Android

Nokia Announces Nokia X Android Smartphone 105

Posted by samzenpus
from the check-it-out dept.
squiggleslash writes "Despite some industry skepticism, Nokia has indeed been working on an Android smartphone and finally unveiled the Nokia X today. As rumored, it's not a Google Play compatible device, running instead a Google-less AOSP build with a Nokia app store, and Windows Phone style shell. The budget phone will also not be marketed in North America. The Media seems convinced Microsoft — who are in the process of acquiring Nokia — will kill the project, but it's hard to see why Nokia would be working on such a project at this time if Microsoft had plans to do this."
The Internet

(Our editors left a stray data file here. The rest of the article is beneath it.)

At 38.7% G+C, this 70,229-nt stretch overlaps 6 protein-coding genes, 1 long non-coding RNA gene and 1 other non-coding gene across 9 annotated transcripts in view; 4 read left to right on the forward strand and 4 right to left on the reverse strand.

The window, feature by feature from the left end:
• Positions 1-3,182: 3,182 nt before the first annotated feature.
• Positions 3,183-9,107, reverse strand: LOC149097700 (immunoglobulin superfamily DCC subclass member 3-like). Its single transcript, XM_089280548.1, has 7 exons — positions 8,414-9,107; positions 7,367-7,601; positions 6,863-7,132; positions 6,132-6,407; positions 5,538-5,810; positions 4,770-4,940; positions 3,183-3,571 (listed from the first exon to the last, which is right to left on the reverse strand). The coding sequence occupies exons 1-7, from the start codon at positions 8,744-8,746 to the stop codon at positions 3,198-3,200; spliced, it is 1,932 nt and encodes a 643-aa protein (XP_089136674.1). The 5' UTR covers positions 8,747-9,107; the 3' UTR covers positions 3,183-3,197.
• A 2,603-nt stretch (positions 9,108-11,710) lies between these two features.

NY State Grants $9M For Upstate Broadband Projects 36

Posted by samzenpus
from the have-some-internet dept.
An anonymous reader writes "According to a news report, New York State is giving about $9 million in grants to give broadband connection to 33,000 households and 4,500 businesses in rural areas of the state. This works out to $240 per connection. This second round of grants by Empire State Development is part of a Cuomo administration program to reach more than 500,000 residents with no high-speed Internet access, many in rural areas."
Businesses

Exxon Mobile CEO Sues To Stop Fracking Near His Texas Ranch 317

Posted by samzenpus
from the hoisting-with-his-own-petard dept.